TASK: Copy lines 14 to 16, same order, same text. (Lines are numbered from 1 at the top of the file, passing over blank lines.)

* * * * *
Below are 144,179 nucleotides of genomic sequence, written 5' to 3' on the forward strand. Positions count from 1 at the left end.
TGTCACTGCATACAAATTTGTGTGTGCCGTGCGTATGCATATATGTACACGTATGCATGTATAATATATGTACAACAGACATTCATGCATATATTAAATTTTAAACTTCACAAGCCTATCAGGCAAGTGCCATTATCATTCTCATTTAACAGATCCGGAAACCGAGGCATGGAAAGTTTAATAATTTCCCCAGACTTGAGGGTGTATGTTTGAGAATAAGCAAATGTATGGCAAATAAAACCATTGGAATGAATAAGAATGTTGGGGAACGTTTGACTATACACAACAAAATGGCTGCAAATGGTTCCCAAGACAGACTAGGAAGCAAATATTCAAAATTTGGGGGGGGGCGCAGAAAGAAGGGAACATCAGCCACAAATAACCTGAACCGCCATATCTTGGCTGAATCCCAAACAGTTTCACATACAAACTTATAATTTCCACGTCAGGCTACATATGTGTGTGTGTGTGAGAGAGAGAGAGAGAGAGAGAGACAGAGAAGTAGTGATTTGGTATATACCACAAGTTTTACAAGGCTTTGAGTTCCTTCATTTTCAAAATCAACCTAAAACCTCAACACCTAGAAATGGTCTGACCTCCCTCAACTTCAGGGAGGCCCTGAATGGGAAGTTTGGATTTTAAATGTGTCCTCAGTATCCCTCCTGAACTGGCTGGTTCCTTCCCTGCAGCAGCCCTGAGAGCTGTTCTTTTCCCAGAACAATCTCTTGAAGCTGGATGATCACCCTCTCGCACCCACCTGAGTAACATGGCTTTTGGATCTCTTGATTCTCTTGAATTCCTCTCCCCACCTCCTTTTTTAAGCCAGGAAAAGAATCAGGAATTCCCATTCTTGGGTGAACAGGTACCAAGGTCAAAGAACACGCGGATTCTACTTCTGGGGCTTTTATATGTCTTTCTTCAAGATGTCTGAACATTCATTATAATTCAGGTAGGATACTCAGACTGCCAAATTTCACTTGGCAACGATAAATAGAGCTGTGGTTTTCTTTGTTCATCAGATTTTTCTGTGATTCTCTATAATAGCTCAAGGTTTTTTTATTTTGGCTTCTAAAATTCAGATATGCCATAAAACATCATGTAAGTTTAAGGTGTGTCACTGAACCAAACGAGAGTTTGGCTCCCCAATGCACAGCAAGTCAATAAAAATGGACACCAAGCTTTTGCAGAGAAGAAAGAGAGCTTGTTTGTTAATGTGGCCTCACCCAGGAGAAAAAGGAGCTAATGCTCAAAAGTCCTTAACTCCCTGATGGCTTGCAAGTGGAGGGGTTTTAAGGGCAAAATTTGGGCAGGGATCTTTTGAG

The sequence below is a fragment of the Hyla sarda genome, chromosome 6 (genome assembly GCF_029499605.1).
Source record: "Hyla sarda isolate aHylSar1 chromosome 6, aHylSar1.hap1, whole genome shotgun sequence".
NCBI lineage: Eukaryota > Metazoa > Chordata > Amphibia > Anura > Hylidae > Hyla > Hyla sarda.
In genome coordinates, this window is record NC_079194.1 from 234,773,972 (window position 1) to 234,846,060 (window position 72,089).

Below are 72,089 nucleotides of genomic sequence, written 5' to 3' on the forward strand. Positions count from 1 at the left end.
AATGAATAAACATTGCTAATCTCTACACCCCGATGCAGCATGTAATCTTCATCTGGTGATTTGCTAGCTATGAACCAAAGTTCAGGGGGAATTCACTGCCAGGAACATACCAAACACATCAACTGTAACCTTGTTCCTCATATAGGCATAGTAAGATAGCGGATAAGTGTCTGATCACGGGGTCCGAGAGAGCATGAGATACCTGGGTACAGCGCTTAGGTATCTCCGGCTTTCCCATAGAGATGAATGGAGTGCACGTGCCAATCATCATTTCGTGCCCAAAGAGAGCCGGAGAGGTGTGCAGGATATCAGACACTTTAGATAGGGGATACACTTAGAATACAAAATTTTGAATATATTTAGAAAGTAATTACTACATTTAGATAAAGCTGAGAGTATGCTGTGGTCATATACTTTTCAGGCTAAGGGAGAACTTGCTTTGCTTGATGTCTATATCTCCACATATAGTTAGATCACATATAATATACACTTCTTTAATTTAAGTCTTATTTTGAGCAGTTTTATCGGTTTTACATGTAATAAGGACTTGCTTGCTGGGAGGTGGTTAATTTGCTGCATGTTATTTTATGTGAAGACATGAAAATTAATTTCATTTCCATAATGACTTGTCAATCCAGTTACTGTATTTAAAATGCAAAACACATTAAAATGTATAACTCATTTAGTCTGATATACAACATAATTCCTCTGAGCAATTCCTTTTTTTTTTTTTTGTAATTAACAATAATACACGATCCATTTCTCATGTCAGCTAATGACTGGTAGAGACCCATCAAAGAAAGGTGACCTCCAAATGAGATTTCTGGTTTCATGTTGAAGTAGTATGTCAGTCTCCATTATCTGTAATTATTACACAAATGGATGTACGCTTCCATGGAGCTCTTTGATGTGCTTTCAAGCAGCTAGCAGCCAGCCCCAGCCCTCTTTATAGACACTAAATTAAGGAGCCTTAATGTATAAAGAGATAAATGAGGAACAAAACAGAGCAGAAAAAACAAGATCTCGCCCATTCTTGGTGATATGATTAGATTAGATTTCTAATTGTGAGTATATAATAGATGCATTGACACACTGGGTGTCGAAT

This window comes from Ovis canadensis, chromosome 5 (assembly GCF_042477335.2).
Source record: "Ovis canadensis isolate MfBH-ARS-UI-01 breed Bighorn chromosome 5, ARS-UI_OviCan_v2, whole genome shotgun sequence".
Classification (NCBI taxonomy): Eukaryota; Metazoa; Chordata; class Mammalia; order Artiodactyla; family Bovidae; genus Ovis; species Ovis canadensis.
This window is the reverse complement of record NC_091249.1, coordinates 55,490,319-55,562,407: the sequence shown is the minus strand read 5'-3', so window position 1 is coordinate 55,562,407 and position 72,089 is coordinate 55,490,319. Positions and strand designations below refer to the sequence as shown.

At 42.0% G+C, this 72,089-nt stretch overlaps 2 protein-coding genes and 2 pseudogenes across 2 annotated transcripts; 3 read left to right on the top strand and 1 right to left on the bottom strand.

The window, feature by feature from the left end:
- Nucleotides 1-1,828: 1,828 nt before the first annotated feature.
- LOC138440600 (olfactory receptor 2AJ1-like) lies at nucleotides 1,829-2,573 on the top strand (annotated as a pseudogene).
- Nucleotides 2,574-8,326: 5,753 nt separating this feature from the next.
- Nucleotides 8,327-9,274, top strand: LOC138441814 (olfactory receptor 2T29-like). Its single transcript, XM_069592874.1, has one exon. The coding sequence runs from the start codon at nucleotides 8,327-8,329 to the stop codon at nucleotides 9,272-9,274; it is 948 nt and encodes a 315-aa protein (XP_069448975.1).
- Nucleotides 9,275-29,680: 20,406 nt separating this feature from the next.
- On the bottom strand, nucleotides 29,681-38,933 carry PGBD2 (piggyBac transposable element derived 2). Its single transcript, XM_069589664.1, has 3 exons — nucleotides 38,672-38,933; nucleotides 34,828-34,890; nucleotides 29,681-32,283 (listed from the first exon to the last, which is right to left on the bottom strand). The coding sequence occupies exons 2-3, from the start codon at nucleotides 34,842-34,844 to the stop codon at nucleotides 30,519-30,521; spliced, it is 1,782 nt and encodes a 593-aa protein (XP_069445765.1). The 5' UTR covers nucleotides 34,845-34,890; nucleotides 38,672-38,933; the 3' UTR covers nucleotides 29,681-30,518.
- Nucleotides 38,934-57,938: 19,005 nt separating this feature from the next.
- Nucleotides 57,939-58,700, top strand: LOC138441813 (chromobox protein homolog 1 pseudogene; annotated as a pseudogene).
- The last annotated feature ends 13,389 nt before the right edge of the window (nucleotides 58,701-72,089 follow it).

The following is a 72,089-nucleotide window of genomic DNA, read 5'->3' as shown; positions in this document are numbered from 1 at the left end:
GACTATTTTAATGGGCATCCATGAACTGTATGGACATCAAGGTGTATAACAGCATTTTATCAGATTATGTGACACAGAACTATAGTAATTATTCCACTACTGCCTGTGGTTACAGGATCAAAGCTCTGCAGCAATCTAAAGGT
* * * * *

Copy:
The window, feature by feature from the left end:
- Nucleotides 1-1,828: 1,828 nt before the first annotated feature.
- LOC138440600 (olfactory receptor 2AJ1-like) lies at nucleotides 1,829-2,573 on the top strand (annotated as a pseudogene).